Elon Musk oversaw a staged 2016 Autopilot video that promoted Tesla’s self-driving technology that the system did not have, such as knowing when to stop and go at traffic lights, according to internal emails viewed by Bloomberg.
The controversial video that remains published on Tesla’s website was pushed by Musk to convince consumers the car can drive itself.
In a revealed email from Musk to the Autopilot team in October 2016, the billionaire echoed the importance of the demonstrative video to persuade interest in the self-driving car, according to Bloomberg.
‘Just want to be absolutely clear that everyone’s top priority is achieving an amazing Autopilot demo drive,’ Musk told the Autopilot team at the time. ‘I will be telling the world that this is what the car *will* be able to do. Not that it can do this upon receipt.’
Musk later changed the goal of the video to emphasize that the car was ready to self-drive once delivered despite the technology not being available.
Elon Musk directed Tesla’s staged 2016 self-driving demonstration, emails reveal. Musk’s goal of the video was initially to show what Tesla will be able to do it
A 2016 video Tesla used to promote its self-driving technology was staged to show capabilities like stopping at a red light and accelerating at a green light. The system did not have those capabilities, when the video was released
Tesla’s ‘self-driving’ system doesn’t appear to work how it was initially advertised with the video message that ‘the person in the driver’s seat is only there for legal reasons’ and ‘the car is driving itself.’
Musk reportedly created the message for the video after insisting the demo was to show consumers the future of Tesla.
The Twitter CEO worked days in 2016 with the Auto Pilot team to launch the video and asked that each worker logged what they did to help make a successful demo, according to the news outlet.
The company continues to warn drivers with the self-driving option to keep their hands on the wheel in case anything unexpected occurs.
On Tesla’s website, Autopilot is advertised as the ‘future of driving’ and informs the feature ‘enables your car to steer, accelerate and brake automatically within its lane under your active supervision, assisting with the most burdensome parts of driving.’
Lawsuits have since been launched against Tesla with attorneys using the controversial video to back their clients.
The video, which remains archived on Tesla’s website, was released in October 2016 and promoted on Twitter by Chief Executive Elon Musk as evidence that ‘Tesla drives itself’
Ashok Elluswamy, director of Autopilot software at Tesla, admitted the car in the 2016 demonstration admitted the Model X was not driving itself with technology Tesla had deployed.
Ashok Elluswamy, director of Autopilot software at Tesla, said video was staged
Elluswamy gave a deposition in July that was taken as evidence in a lawsuit against Tesla for a 2018 fatal crash involving a former Apple engineer Walter Huang.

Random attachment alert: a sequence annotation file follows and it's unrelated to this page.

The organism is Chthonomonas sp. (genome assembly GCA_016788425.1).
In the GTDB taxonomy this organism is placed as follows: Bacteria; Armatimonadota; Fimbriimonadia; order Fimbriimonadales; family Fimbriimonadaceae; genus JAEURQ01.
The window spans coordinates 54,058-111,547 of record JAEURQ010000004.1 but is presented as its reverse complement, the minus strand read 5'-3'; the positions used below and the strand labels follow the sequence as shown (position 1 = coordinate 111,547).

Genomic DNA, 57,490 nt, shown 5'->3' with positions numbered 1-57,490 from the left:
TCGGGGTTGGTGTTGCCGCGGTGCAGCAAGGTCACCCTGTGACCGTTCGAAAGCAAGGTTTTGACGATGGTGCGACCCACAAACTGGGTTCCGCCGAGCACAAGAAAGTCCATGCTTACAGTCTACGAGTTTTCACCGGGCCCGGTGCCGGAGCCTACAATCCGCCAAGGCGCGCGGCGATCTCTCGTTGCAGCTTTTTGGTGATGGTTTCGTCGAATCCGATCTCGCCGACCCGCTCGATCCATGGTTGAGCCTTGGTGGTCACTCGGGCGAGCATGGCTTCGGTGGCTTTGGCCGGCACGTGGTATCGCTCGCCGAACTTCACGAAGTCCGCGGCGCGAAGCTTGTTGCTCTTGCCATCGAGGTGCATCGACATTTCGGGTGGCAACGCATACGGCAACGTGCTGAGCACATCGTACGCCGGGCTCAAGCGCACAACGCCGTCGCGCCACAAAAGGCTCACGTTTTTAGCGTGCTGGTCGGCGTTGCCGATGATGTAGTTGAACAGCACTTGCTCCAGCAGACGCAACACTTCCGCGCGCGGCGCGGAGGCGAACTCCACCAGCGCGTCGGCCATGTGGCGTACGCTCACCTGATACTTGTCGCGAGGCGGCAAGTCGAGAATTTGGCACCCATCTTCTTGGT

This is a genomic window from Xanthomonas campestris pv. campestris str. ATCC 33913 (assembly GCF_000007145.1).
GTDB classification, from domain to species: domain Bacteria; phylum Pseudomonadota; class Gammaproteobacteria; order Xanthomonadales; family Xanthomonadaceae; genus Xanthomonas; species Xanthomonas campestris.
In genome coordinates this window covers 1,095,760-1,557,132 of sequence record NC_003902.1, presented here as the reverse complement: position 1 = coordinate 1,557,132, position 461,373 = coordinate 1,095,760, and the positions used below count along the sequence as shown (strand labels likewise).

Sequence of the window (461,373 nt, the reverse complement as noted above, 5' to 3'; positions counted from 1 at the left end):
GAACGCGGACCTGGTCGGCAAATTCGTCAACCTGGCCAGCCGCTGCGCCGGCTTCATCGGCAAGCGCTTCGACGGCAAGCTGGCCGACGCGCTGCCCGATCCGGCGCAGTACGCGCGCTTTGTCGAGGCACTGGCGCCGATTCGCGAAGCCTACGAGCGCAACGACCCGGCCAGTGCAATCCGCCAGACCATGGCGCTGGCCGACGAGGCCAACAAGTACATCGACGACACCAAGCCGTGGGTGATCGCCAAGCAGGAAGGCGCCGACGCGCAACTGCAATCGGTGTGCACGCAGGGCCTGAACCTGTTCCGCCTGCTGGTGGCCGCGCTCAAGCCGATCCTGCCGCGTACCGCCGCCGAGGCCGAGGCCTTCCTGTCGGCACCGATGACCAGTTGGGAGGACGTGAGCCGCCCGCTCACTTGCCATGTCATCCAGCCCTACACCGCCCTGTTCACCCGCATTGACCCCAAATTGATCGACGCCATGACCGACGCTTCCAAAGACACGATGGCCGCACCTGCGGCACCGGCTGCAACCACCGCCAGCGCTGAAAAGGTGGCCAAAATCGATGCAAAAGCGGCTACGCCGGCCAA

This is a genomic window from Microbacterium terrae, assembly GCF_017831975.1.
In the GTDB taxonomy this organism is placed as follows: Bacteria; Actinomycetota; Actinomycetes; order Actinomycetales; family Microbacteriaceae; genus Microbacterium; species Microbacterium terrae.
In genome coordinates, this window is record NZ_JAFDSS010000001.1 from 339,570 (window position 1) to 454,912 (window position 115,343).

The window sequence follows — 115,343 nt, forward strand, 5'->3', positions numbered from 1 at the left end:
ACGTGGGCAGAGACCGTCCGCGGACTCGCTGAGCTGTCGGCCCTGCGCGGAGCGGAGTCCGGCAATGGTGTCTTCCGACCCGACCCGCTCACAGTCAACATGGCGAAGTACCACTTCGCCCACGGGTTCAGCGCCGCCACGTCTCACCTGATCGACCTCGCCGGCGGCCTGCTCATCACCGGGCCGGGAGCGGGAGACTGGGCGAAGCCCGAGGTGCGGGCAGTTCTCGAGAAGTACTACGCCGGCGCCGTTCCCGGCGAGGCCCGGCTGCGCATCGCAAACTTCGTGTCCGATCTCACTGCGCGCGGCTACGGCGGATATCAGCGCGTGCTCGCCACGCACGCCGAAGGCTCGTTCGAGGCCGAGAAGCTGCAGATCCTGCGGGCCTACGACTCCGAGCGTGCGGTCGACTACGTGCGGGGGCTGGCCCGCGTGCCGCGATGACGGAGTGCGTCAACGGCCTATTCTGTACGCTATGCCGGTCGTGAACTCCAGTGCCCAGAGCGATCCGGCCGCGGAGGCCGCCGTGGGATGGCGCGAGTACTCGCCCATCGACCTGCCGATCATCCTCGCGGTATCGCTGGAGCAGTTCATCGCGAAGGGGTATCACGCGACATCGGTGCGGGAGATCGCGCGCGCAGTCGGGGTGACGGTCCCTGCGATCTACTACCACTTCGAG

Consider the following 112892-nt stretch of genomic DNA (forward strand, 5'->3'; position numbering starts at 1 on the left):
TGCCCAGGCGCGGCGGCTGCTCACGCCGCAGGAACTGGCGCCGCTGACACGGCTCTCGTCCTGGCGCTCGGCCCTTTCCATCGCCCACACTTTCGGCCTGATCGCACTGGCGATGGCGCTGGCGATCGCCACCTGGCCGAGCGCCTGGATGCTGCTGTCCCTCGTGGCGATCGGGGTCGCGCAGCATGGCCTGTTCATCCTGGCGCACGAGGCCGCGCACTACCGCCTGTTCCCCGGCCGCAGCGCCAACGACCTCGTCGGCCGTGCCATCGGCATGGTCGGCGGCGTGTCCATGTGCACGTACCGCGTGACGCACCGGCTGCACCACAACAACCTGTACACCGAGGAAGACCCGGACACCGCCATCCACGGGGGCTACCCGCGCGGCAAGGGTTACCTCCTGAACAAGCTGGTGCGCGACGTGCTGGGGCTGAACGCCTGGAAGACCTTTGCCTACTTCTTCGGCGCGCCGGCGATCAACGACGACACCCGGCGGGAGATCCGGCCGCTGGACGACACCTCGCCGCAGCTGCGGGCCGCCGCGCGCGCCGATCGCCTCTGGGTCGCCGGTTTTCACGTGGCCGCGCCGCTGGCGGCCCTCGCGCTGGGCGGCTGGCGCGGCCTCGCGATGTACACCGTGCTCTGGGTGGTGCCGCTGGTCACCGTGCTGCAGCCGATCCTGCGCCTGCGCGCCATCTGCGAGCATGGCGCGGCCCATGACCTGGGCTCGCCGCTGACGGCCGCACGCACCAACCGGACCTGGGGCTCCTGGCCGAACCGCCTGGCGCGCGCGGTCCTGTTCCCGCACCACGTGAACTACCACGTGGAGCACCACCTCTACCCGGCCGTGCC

The previously unreported testimony by Elluswamy represents the first time a Tesla employee has confirmed and detailed how the video was produced.
Elluswamy said Tesla’s Autopilot team set out to engineer and record a ‘demonstration of the system’s capabilities’ at the request of Musk.
To create the video, the Tesla used 3D mapping on a predetermined route from a house in Menlo Park, California, to Tesla’s then-headquarters in Palo Alto, he said.
Drivers intervened to take control in test runs, he said. When trying to show the Model X could park itself with no driver, a test car crashed into a fence in Tesla’s parking lot, he said.
‘The intent of the video was not to accurately portray what was available for customers in 2016. It was to portray what was possible to build into the system,’ Elluswamy said, according to a transcript of his testimony seen by Reuters.
When Tesla released the video, Musk tweeted, ‘Tesla drives itself (no human input at all) thru urban streets to highway to streets, then finds a parking spot.’
Tesla faces lawsuits and regulatory scrutiny over its driver assistance systems.
Elluswamy was deposed in a lawsuit against Tesla over a 2018 crash in Mountain View, California, that killed Apple engineer Walter Huang (pictured)
Walter Huang, an Apple engineer and father-of-two, died after his Tesla veered off U.S. 101 in Silicon Valley and into a concrete barrier in March 2018
The U.S. Department of Justice began a criminal investigation into Tesla’s claims that its electric vehicles can drive themselves in 2021, after a number of crashes, some of them fatal, involving Autopilot, Reuters has reported.
The New York Times reported in 2021 that Tesla engineers had created the 2016 video to promote Autopilot without disclosing that the route had been mapped in advance or that a car had crashed in trying to complete the shoot, citing anonymous sources.
When asked if the 2016 video showing the performance of the Tesla Autopilot system was available in a production car at the time, Elluswamy said, ‘It does not.’
Elluswamy said drivers could ‘fool the system,’ making a Tesla system believe that they were paying attention based on feedback from the steering wheel when they were not.
But he said he saw no safety issue with Autopilot if drivers were paying attention.